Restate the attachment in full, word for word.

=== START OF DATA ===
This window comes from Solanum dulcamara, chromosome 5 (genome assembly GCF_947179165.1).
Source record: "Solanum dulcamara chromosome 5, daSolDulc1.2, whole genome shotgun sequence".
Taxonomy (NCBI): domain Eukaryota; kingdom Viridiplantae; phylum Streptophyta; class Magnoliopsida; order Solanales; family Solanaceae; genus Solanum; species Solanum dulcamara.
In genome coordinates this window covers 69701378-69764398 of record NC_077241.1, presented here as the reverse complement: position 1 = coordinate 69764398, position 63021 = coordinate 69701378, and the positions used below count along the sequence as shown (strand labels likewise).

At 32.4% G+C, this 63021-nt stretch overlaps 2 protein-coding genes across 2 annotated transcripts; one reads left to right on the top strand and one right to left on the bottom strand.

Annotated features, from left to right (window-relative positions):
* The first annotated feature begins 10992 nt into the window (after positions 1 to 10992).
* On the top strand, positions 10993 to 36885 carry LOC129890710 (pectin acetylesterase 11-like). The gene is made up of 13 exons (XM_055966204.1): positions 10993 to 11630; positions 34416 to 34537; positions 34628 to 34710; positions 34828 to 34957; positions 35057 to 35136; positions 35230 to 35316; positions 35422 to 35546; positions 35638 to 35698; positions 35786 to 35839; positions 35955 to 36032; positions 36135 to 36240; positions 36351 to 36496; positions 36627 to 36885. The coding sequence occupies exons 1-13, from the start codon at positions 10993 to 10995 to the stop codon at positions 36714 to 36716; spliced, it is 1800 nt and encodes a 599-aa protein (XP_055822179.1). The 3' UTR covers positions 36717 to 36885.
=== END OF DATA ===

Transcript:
This window comes from Solanum dulcamara, chromosome 5 (genome assembly GCF_947179165.1).
Source record: "Solanum dulcamara chromosome 5, daSolDulc1.2, whole genome shotgun sequence".
Taxonomy (NCBI): domain Eukaryota; kingdom Viridiplantae; phylum Streptophyta; class Magnoliopsida; order Solanales; family Solanaceae; genus Solanum; species Solanum dulcamara.
In genome coordinates this window covers 69701378-69764398 of record NC_077241.1, presented here as the reverse complement: position 1 = coordinate 69764398, position 63021 = coordinate 69701378, and the positions used below count along the sequence as shown (strand labels likewise).

At 32.4% G+C, this 63021-nt stretch overlaps 2 protein-coding genes across 2 annotated transcripts; one reads left to right on the top strand and one right to left on the bottom strand.

Annotated features, from left to right (window-relative positions):
* The first annotated feature begins 10992 nt into the window (after positions 1 to 10992).
* On the top strand, positions 10993 to 36885 carry LOC129890710 (pectin acetylesterase 11-like). The gene is made up of 13 exons (XM_055966204.1): positions 10993 to 11630; positions 34416 to 34537; positions 34628 to 34710; positions 34828 to 34957; positions 35057 to 35136; positions 35230 to 35316; positions 35422 to 35546; positions 35638 to 35698; positions 35786 to 35839; positions 35955 to 36032; positions 36135 to 36240; positions 36351 to 36496; positions 36627 to 36885. The coding sequence occupies exons 1-13, from the start codon at positions 10993 to 10995 to the stop codon at positions 36714 to 36716; spliced, it is 1800 nt and encodes a 599-aa protein (XP_055822179.1). The 3' UTR covers positions 36717 to 36885.